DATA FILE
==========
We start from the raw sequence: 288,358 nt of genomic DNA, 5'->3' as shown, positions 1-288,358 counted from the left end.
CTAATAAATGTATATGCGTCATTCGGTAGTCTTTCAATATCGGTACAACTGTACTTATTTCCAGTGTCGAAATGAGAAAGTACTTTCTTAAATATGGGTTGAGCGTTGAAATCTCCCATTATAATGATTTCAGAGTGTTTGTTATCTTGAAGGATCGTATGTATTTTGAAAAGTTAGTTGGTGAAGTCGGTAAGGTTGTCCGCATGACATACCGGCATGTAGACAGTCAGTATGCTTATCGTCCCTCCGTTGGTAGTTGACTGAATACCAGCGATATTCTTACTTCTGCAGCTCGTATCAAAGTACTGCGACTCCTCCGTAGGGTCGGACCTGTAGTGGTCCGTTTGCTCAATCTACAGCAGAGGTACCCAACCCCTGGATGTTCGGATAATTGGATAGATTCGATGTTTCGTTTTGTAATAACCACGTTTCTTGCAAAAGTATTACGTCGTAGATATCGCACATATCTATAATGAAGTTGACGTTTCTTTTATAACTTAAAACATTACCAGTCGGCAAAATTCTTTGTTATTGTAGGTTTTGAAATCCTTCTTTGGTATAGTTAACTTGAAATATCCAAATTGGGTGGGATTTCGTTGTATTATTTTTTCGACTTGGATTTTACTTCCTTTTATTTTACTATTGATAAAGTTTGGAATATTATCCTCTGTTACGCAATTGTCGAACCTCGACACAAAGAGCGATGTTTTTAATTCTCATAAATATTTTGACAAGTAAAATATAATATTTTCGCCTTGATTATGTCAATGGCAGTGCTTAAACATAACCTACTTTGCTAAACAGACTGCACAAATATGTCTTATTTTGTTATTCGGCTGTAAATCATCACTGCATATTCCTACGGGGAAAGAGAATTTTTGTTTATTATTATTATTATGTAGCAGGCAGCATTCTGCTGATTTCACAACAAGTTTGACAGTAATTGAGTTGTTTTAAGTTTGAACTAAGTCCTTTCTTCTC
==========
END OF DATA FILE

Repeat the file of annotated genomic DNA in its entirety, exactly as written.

We start from the raw sequence: 288,358 nt of genomic DNA, 5'->3' as shown, positions 1-288,358 counted from the left end.
CTAATAAATGTATATGCGTCATTCGGTAGTCTTTCAATATCGGTACAACTGTACTTATTTCCAGTGTCGAAATGAGAAAGTACTTTCTTAAATATGGGTTGAGCGTTGAAATCTCCCATTATAATGATTTCAGAGTGTTTGTTATCTTGAAGGATCGTATGTATTTTGAAAAGTTAGTTGGTGAAGTCGGTAAGGTTGTCCGCATGACATACCGGCATGTAGACAGTCAGTATGCTTATCGTCCCTCCGTTGGTAGTTGACTGAATACCAGCGATATTCTTACTTCTGCAGCTCGTATCAAAGTACTGCGACTCCTCCGTAGGGTCGGACCTGTAGTGGTCCGTTTGCTCAATCTACAGCAGAGGTACCCAACCCCTGGATGTTCGGATAATTGGATAGATTCGATGTTTCGTTTTGTAATAACCACGTTTCTTGCAAAAGTATTACGTCGTAGATATCGCACATATCTATAATGAAGTTGACGTTTCTTTTATAACTTAAAACATTACCAGTCGGCAAAATTCTTTGTTATTGTAGGTTTTGAAATCCTTCTTTGGTATAGTTAACTTGAAATATCCAAATTGGGTGGGATTTCGTTGTATTATTTTTTCGACTTGGATTTTACTTCCTTTTATTTTACTATTGATAAAGTTTGGAATATTATCCTCTGTTACGCAATTGTCGAACCTCGACACAAAGAGCGATGTTTTTAATTCTCATAAATATTTTGACAAGTAAAATATAATATTTTCGCCTTGATTATGTCAATGGCAGTGCTTAAACATAACCTACTTTGCTAAACAGACTGCACAAATATGTCTTATTTTGTTATTCGGCTGTAAATCATCACTGCATATTCCTACGGGGAAAGAGAATTTTTGTTTATTATTATTATTATGTAGCAGGCAGCATTCTGCTGATTTCACAACAAGTTTGACAGTAATTGAGTTGTTTTAAGTTTGAACTAAGTCCTTTCTTCTC